“The great thing about Russell is he’s grown up with the audience. But also, he is someone who people trust and like and empathise with. So even though he’s done these deep, dark deeds, you want to carry him through it. And then, of course, we have to find the ying to his yang. I’d just worked with Bertie on Baghdad Central and it was about finding someone who has the force and power that he has but is also a bit shapeshifter, which is one of Bertie’s special skills. And then who is the sister? Is it Elise or Holly? None of this was going to work without a Holly one could invest in and love.
“This is the paradox – the person who could most destroy her is the man who loves her more than anything in the world. She’s healed him. He’s healed her. Then you’ve got to have the sneaky friend coming in to crack the whole thing open. It’s difficult for Nina as Jacki because she doesn’t come in until episode two, but she’s got to feel like a constant threat. She, too, is motivated by love and protection. She loves and wants to protect Holly. It’s a small gang, and when you get the tension between the four of them right – bingo! Boy, did we luck out.”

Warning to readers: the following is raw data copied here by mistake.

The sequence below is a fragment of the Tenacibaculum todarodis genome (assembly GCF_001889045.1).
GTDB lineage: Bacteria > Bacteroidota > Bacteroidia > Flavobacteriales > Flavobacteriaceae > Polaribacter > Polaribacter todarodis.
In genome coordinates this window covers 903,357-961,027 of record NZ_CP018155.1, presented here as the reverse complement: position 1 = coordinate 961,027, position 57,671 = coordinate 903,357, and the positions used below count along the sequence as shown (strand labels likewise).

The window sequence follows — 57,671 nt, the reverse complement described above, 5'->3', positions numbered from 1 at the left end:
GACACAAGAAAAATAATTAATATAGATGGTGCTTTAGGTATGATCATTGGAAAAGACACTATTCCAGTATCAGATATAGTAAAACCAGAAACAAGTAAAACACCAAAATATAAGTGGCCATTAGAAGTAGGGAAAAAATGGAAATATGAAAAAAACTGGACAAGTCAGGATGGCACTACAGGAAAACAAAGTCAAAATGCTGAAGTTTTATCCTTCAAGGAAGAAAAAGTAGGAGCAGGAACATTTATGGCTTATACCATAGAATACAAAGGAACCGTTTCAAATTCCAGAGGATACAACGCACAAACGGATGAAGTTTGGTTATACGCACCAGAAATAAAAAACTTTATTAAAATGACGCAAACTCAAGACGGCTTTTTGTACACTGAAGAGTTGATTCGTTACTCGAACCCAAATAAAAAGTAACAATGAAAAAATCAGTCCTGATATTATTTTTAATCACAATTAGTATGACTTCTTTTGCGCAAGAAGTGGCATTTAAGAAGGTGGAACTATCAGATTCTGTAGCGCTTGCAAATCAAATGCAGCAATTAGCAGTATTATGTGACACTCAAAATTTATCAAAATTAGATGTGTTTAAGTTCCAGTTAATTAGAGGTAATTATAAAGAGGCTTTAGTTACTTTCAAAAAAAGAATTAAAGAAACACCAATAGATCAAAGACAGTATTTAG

Cross agrees the dynamics between the main characters are key to the show, adding that he also allowed the actors’ performances to dictate the structure of the finished show.
“The very first scene of the first episode wasn’t written to be there. It came much later in the first episode. But the performance is such that I just wanted to see Holly and Nathan up top because it belonged there,” he explains. “Similarly, how we met Jacki in episode two was restructured. Nina’s performance is so awesome that when we meet her, we wanted it to land as a really big moment. That is something new to me, not just working with a cast I so admire and who brought the characters to life in such a vivid way, but to allow that, in a way, to dictate the shape of the show.”
The Sister is the latest dark psychological rollercoaster created by Cross that, coupled with its release on consecutive nights, is sure to hook viewers and take them along for the ride.
As for Luther, the character with whom Cross is most synonymous, and any plans for star Idris Elba to bring the detective to the big screen after five seasons on the BBC: “Ask Idris,” he jokes. “We want to make more Luther. We’re going to make more Luther. The details are all to come but we’re going to make more Luther.”
tagged in: Amrita Acharia, Bertie Carvel, Euston Films, Fremantle, ITV, Kate Harwood, Neil Cross, Russell Tovey, Simone Ashley, The Sister